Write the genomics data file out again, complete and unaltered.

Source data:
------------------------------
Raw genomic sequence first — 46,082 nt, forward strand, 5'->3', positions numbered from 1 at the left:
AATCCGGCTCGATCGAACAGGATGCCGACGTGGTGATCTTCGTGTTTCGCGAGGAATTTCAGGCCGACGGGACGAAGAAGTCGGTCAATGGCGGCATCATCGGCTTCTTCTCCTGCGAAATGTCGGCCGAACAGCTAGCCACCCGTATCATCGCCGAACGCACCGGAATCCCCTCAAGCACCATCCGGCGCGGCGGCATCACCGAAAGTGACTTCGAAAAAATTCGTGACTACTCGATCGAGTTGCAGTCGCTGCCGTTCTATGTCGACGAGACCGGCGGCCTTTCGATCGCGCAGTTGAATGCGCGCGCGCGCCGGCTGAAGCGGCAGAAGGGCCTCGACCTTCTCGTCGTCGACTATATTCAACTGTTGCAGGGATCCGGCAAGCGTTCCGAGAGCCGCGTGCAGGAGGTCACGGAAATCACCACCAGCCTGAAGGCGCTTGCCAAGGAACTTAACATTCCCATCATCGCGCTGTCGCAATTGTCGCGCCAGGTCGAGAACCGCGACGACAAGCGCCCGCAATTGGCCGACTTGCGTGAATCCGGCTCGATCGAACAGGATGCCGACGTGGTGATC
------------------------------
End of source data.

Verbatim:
Raw genomic sequence first — 46,082 nt, forward strand, 5'->3', positions numbered from 1 at the left:
AATCCGGCTCGATCGAACAGGATGCCGACGTGGTGATCTTCGTGTTTCGCGAGGAATTTCAGGCCGACGGGACGAAGAAGTCGGTCAATGGCGGCATCATCGGCTTCTTCTCCTGCGAAATGTCGGCCGAACAGCTAGCCACCCGTATCATCGCCGAACGCACCGGAATCCCCTCAAGCACCATCCGGCGCGGCGGCATCACCGAAAGTGACTTCGAAAAAATTCGTGACTACTCGATCGAGTTGCAGTCGCTGCCGTTCTATGTCGACGAGACCGGCGGCCTTTCGATCGCGCAGTTGAATGCGCGCGCGCGCCGGCTGAAGCGGCAGAAGGGCCTCGACCTTCTCGTCGTCGACTATATTCAACTGTTGCAGGGATCCGGCAAGCGTTCCGAGAGCCGCGTGCAGGAGGTCACGGAAATCACCACCAGCCTGAAGGCGCTTGCCAAGGAACTTAACATTCCCATCATCGCGCTGTCGCAATTGTCGCGCCAGGTCGAGAACCGCGACGACAAGCGCCCGCAATTGGCCGACTTGCGTGAATCCGGCTCGATCGAACAGGATGCCGACGTGGTGATC